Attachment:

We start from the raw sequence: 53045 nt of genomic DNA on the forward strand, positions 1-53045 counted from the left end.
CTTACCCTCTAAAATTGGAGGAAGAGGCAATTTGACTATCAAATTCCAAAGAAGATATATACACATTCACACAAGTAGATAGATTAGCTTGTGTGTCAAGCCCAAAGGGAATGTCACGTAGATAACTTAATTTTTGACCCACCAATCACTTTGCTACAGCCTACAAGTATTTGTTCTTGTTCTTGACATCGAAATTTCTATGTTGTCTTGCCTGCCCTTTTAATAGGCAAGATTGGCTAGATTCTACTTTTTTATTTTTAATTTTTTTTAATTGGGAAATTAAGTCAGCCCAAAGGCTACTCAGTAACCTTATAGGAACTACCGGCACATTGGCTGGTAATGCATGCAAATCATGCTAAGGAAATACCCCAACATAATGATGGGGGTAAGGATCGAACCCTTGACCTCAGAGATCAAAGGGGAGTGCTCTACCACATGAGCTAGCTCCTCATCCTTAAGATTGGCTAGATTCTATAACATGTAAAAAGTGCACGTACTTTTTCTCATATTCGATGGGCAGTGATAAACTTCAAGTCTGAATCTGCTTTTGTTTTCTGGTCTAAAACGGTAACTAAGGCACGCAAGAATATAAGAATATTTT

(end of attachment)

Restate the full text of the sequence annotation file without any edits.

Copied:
We start from the raw sequence: 53045 nt of genomic DNA on the forward strand, positions 1-53045 counted from the left end.
CTTACCCTCTAAAATTGGAGGAAGAGGCAATTTGACTATCAAATTCCAAAGAAGATATATACACATTCACACAAGTAGATAGATTAGCTTGTGTGTCAAGCCCAAAGGGAATGTCACGTAGATAACTTAATTTTTGACCCACCAATCACTTTGCTACAGCCTACAAGTATTTGTTCTTGTTCTTGACATCGAAATTTCTATGTTGTCTTGCCTGCCCTTTTAATAGGCAAGATTGGCTAGATTCTACTTTTTTATTTTTAATTTTTTTTAATTGGGAAATTAAGTCAGCCCAAAGGCTACTCAGTAACCTTATAGGAACTACCGGCACATTGGCTGGTAATGCATGCAAATCATGCTAAGGAAATACCCCAACATAATGATGGGGGTAAGGATCGAACCCTTGACCTCAGAGATCAAAGGGGAGTGCTCTACCACATGAGCTAGCTCCTCATCCTTAAGATTGGCTAGATTCTATAACATGTAAAAAGTGCACGTACTTTTTCTCATATTCGATGGGCAGTGATAAACTTCAAGTCTGAATCTGCTTTTGTTTTCTGGTCTAAAACGGTAACTAAGGCACGCAAGAATATAAGAATATTTT